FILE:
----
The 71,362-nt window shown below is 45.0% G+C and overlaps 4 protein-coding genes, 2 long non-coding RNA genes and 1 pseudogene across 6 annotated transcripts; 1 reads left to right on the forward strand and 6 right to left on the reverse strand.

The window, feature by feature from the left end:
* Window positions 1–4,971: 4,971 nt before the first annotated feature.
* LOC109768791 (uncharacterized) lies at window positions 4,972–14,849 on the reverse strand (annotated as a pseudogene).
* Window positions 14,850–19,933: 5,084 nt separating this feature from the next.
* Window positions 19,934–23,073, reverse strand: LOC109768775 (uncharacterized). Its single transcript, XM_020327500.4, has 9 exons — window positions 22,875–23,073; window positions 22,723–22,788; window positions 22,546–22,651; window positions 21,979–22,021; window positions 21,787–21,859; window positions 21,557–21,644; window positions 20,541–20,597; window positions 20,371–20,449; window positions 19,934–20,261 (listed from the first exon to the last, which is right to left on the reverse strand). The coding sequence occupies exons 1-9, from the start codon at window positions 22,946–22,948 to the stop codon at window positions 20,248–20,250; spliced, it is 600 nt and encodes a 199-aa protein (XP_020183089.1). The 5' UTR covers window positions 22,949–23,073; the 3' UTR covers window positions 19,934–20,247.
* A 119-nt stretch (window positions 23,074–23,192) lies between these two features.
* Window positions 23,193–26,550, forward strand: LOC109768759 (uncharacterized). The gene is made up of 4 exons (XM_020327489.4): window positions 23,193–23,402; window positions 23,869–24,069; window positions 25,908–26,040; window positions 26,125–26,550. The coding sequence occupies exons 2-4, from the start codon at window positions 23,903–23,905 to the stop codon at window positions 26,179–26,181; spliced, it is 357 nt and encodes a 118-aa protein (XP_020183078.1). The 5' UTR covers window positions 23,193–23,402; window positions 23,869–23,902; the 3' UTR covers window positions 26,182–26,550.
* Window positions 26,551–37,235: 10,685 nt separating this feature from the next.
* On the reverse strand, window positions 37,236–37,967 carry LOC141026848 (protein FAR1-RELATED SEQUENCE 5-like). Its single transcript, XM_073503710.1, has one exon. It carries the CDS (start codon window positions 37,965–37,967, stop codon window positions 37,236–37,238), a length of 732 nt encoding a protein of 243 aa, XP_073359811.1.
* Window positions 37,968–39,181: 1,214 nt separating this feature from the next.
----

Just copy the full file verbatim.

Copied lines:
The 71,362-nt window shown below is 45.0% G+C and overlaps 4 protein-coding genes, 2 long non-coding RNA genes and 1 pseudogene across 6 annotated transcripts; 1 reads left to right on the forward strand and 6 right to left on the reverse strand.

The window, feature by feature from the left end:
* Window positions 1–4,971: 4,971 nt before the first annotated feature.
* LOC109768791 (uncharacterized) lies at window positions 4,972–14,849 on the reverse strand (annotated as a pseudogene).
* Window positions 14,850–19,933: 5,084 nt separating this feature from the next.
* Window positions 19,934–23,073, reverse strand: LOC109768775 (uncharacterized). Its single transcript, XM_020327500.4, has 9 exons — window positions 22,875–23,073; window positions 22,723–22,788; window positions 22,546–22,651; window positions 21,979–22,021; window positions 21,787–21,859; window positions 21,557–21,644; window positions 20,541–20,597; window positions 20,371–20,449; window positions 19,934–20,261 (listed from the first exon to the last, which is right to left on the reverse strand). The coding sequence occupies exons 1-9, from the start codon at window positions 22,946–22,948 to the stop codon at window positions 20,248–20,250; spliced, it is 600 nt and encodes a 199-aa protein (XP_020183089.1). The 5' UTR covers window positions 22,949–23,073; the 3' UTR covers window positions 19,934–20,247.
* A 119-nt stretch (window positions 23,074–23,192) lies between these two features.
* Window positions 23,193–26,550, forward strand: LOC109768759 (uncharacterized). The gene is made up of 4 exons (XM_020327489.4): window positions 23,193–23,402; window positions 23,869–24,069; window positions 25,908–26,040; window positions 26,125–26,550. The coding sequence occupies exons 2-4, from the start codon at window positions 23,903–23,905 to the stop codon at window positions 26,179–26,181; spliced, it is 357 nt and encodes a 118-aa protein (XP_020183078.1). The 5' UTR covers window positions 23,193–23,402; window positions 23,869–23,902; the 3' UTR covers window positions 26,182–26,550.
* Window positions 26,551–37,235: 10,685 nt separating this feature from the next.
* On the reverse strand, window positions 37,236–37,967 carry LOC141026848 (protein FAR1-RELATED SEQUENCE 5-like). Its single transcript, XM_073503710.1, has one exon. It carries the CDS (start codon window positions 37,965–37,967, stop codon window positions 37,236–37,238), a length of 732 nt encoding a protein of 243 aa, XP_073359811.1.
* Window positions 37,968–39,181: 1,214 nt separating this feature from the next.